Had there been a chance of a Wikileaks maybe some involved in the implementation of these situations would have decided against them.

    To paraphrase, when our government is allowed "to continue willy-nilly" doing whatever it wants without at least some threat of exposure Americans do come to harm. Keep in mind that I've listed things you ought to be able to easily relate to.

    It is my humble opinion that the frequently used "short sighted, zealotry" of the nationalistic kind, frequently hidden behind the screen of patriotism, is keeping Americans from asking the specific question "Which Americans have been harmed by Wikileaks to the extent the Tuskegee syphilis experiment harmed its subjects, American citizens all?"

    The answer cannot be found in people who are embarrassed or in the fact that the government will have to create a 21st Century security system. We need to be less outraged about some Australian citizen in Sweden and more outraged that (1) every stupid thing and many harmful things an official does can be hidden and (2) that we, the folks that started this technological revolution, cannot even protect those secrets that ought to be kept secret.
     
  2. Dec 7, 2010 #62 of 142
    cmoss5

    cmoss5 1960'S NOSTALGIA

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    Doug, I agree with you 100 percent, furthermore as a former US AIRFORCE person with a top secret clearance with access to crypto, this information leak does hurt our nation interally and with the leak of todays leaks, terrorists now have access to where to send
    their bomb equipped islamist idiots personnel to, thanks to wikileaks...personally, I believe someone is gonna gun down this guy in the next 30 days after todays leaks.
     
  3. Dec 7, 2010 #63 of 142
    Stewart Vernon

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    To be honest... no, not really. We made friends with the country where we keep saying we know he ran to hide.

    But I am taking the thread off topic by making that comparison further, so I'll stop myself at that point.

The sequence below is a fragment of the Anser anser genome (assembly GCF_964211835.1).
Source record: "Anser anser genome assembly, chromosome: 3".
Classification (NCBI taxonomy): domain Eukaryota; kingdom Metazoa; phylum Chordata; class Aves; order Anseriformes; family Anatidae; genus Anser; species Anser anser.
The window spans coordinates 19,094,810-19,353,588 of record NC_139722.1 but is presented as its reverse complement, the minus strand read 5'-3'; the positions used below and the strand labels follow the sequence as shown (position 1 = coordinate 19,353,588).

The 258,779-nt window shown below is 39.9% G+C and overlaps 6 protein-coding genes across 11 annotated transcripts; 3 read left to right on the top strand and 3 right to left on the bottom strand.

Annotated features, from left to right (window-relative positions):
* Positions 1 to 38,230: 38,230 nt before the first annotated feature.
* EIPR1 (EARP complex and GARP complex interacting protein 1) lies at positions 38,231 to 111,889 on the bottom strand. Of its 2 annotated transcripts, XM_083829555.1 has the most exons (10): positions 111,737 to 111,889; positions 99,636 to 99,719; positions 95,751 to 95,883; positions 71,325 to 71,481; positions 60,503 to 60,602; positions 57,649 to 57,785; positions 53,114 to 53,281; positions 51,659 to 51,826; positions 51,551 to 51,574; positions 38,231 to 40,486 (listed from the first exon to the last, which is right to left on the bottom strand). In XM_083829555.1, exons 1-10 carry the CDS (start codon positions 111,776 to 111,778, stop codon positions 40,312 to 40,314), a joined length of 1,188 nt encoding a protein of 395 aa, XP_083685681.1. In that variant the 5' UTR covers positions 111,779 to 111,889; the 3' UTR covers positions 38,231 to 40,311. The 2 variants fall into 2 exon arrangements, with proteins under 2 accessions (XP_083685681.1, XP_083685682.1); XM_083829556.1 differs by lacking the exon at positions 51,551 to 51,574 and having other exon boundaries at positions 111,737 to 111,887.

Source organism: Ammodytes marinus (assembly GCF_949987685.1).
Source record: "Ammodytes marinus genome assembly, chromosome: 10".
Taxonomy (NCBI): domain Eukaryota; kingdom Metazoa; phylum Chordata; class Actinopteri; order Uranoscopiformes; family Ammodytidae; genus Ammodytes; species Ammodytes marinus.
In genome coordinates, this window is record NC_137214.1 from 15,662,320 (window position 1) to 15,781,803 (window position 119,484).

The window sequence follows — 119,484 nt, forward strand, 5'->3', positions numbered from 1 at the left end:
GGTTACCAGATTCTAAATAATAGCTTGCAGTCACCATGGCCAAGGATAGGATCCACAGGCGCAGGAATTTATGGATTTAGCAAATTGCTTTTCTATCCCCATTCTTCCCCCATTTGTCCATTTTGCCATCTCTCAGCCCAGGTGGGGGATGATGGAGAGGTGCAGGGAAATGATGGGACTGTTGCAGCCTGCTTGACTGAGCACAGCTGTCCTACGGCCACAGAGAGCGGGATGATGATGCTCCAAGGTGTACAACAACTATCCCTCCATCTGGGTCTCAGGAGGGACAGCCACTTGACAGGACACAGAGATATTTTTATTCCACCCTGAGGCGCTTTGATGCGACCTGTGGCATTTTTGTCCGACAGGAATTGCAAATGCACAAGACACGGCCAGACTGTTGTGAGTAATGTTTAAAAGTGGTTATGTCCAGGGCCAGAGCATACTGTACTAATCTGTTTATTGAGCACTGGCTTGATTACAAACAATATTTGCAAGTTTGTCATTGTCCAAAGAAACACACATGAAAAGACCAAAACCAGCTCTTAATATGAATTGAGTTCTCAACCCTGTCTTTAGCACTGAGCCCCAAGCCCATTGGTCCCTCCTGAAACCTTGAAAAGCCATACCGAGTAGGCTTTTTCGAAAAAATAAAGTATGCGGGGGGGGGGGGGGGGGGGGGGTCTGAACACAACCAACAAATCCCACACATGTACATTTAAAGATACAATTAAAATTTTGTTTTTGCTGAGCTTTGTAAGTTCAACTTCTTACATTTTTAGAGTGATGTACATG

I'm just really amazed at the reaction to Assange. He's not my friend and probably not someone I'd want to be a friend of... but he is not high on my list of serious problems.

    Problem #1 would be our own security, which apparently is woefully inadequate. Problem #2 would be the behavior itself that is exposed IF that behavior being exposed embarrasses us.
     
  4. Dec 7, 2010 #64 of 142
    hdtvfan0001

    hdtvfan0001 Well-Known Member

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    I am likely as knowledgable about the legal implications of all this as a doorknob...but...

    In looking up one word at WIKI....this seemed "interesting"...

     
  5. Dec 7, 2010 #65 of 142
    James Long

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    #1 --- It appears to be mainly one bad apple. Despite the claims on the website there does not appear to be a large number of people violating their clearances and sharing with WikiLeaks.

    #2 --- I believe everyone has had a moment where they made candid less than flattering remarks about a person that they wanted to maintain a positive relationship with. Some offices are better than others at cutting through the garbage and stopping employees before they become accustomed to this bad behavior. I bet if foreign cables were exposed they would have similar private attitudes about our leaders and counterparts.